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It's not clear if the berm is in the U.S. or Mexico.
It's not clear if the berm is in the U.S. or Mexico.

Following a model created more than 30 years ago by former Imperial Beach mayor Brian Bilbray on top of a bulldozer, crews from the International Boundary and Water Commission pushed up an earthen berm at the end of the concrete channel containing the Tijuana River.

The famous Bilbray bulldozer, in a June, 1980 Star News clipping.

Though the berm has been in place for a few days, the commission announced it Wednesday, April 4, saying "these berms will allow the temporary storage of any flows exceeding the capacity of [Mexican] Pump Stations."

Imperial Beach mayor Brian Bilbray radios police on 1980 to remove demonstrators (including present Imperial Beach mayor Serge Dedina) from blocking the bulldozer.

The pump station in Mexico has been the cause of some of the cross border flows — certainly the largest of them. Intended to divert water — usually storm water run-off — to the international commission's sewage plant, it can handle at best a modest flow. Mexican water authorities shut it down so it isn't destroyed when large amounts of flow come through.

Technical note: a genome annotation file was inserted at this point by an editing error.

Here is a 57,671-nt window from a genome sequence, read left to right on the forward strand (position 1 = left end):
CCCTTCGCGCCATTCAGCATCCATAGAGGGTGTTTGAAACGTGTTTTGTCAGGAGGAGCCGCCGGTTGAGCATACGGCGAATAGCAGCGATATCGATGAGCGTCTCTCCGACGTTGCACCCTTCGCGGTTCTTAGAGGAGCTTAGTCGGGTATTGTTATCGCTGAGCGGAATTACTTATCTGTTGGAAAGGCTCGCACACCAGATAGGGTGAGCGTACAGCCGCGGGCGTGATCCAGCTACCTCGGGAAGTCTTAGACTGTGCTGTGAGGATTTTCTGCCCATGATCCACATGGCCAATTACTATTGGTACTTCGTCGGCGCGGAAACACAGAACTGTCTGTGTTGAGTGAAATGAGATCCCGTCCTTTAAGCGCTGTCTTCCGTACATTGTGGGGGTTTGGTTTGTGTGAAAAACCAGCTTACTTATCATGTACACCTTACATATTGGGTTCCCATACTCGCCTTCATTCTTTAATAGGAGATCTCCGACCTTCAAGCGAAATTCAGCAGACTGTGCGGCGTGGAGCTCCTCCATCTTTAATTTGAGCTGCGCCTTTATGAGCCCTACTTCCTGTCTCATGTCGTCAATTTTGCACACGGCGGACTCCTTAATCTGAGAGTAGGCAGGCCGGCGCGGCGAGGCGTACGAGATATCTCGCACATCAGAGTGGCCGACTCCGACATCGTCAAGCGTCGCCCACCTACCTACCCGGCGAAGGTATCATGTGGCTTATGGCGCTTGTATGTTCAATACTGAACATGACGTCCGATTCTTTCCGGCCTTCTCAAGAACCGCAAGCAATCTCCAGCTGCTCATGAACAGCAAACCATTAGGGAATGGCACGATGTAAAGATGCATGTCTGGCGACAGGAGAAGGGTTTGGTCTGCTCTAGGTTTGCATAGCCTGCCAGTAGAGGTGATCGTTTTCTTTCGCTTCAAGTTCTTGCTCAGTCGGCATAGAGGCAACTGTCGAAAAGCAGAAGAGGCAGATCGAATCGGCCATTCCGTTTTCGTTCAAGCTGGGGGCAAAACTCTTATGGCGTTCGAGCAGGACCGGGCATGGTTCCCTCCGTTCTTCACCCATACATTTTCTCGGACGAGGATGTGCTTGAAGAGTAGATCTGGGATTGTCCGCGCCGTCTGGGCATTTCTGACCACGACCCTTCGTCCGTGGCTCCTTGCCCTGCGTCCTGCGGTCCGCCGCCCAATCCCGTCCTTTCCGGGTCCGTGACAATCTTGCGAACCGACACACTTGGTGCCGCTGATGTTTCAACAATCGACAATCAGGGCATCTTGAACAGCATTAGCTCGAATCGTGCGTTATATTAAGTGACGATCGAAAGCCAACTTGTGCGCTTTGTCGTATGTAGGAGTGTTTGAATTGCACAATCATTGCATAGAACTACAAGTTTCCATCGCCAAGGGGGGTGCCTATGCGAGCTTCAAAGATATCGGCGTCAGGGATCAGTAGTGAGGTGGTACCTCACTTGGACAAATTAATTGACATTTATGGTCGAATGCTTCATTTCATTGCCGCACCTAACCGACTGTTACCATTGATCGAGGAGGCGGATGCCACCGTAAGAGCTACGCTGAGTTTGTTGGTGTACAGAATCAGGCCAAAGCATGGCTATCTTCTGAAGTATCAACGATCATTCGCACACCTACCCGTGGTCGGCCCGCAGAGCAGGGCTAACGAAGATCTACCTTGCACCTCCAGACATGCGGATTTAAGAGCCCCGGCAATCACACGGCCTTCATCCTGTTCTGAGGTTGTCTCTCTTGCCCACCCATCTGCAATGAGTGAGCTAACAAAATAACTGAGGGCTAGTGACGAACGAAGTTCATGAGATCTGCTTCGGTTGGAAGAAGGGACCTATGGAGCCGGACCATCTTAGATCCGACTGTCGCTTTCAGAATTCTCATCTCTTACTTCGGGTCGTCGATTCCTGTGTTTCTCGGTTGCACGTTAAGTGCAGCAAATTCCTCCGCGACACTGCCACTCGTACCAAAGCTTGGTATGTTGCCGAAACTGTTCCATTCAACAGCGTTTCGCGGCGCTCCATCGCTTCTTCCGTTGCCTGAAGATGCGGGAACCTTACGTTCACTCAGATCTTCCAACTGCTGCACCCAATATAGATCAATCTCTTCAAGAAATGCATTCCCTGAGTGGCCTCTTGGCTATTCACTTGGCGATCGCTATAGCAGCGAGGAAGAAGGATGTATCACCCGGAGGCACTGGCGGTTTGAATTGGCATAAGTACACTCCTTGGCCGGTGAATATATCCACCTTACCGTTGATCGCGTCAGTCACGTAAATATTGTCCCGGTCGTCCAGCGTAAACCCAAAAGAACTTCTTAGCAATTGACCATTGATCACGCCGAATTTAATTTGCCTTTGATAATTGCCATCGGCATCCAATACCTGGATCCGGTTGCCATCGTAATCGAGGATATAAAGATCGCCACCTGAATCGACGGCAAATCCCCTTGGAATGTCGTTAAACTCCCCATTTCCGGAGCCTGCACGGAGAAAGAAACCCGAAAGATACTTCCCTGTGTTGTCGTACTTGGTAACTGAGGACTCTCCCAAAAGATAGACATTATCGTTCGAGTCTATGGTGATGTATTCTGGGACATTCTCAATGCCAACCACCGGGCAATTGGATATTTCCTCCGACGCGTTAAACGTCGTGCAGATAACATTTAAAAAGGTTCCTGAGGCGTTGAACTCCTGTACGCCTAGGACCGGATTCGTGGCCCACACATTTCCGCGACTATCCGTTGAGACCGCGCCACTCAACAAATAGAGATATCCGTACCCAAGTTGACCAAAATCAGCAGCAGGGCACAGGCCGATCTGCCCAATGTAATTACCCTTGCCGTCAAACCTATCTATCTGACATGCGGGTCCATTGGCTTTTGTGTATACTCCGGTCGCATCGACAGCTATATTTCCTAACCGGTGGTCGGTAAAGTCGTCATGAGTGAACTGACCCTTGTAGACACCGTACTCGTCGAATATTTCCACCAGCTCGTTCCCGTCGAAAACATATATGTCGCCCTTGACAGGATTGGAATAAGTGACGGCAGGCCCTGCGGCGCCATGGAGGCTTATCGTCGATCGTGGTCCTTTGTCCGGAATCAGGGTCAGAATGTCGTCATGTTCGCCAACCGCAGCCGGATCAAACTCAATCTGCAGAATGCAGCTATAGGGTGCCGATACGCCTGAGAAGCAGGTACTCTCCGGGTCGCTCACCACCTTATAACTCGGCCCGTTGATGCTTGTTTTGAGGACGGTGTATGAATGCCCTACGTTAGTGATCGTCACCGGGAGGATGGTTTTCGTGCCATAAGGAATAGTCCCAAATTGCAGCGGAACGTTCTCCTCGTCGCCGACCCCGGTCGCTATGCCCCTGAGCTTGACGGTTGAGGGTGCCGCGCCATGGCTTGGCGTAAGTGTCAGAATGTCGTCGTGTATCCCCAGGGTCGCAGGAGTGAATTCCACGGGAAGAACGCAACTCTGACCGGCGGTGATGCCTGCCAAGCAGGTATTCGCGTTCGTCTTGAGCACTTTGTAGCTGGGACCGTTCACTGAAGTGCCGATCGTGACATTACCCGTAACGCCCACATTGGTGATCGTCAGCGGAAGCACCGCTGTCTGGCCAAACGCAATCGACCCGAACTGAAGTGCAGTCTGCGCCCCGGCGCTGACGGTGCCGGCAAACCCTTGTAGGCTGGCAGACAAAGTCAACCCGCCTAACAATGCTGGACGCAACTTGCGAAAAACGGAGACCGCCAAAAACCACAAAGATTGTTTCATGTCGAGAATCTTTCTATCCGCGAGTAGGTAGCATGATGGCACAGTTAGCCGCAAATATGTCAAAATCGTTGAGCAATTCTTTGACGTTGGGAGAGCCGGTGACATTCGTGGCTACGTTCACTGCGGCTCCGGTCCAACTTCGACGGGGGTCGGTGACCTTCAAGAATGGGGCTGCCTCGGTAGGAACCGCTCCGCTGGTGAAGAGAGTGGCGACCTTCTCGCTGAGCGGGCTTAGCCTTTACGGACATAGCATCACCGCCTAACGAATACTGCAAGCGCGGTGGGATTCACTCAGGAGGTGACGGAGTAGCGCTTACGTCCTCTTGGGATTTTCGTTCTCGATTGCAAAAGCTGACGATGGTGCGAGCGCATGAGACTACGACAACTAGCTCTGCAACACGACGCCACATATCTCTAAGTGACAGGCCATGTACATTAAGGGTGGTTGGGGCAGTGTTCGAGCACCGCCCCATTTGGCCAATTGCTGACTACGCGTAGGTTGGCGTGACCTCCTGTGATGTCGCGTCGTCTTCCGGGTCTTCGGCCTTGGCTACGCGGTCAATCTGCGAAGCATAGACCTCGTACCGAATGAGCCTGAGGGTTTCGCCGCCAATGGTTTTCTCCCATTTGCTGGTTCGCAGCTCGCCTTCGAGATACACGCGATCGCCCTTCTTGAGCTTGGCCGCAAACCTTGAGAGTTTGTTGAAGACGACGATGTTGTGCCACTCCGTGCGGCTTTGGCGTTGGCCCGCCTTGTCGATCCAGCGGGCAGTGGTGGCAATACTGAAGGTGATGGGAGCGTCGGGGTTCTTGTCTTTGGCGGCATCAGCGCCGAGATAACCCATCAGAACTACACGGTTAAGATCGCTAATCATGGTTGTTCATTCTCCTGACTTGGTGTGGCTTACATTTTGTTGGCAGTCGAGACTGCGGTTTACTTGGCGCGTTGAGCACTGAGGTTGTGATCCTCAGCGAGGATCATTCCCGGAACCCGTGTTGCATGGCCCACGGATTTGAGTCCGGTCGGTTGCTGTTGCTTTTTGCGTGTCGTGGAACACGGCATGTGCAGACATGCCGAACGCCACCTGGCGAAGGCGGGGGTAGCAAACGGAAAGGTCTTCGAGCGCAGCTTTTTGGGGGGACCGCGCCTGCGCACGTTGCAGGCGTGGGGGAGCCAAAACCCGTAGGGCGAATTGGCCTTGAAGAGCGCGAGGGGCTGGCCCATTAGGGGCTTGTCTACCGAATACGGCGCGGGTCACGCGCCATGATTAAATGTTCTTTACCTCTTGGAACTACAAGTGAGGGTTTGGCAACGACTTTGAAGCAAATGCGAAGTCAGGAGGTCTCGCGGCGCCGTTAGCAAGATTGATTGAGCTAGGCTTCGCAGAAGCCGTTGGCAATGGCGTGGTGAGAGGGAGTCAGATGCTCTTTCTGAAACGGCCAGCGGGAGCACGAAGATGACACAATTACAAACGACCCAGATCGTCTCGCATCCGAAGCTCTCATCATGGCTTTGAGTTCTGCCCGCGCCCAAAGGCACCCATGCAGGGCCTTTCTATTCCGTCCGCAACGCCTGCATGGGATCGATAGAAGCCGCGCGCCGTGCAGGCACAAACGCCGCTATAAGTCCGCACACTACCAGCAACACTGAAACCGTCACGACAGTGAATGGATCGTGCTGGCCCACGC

Video:

Bilbray for Congress ad

The bulldozer shows up at beginning of ad

The bulldozer shows up at beginning of ad

It was apparently shut down in February 2017 when a broken sewer main collapsed. For days workers in Tijuana tried to repair the broken main. Raw sewage estimated in the hundreds of millions of gallons rushed into the channel in the Tijuana River Valley before it reached the ocean. The sewage fouled beaches from the border to Coronado.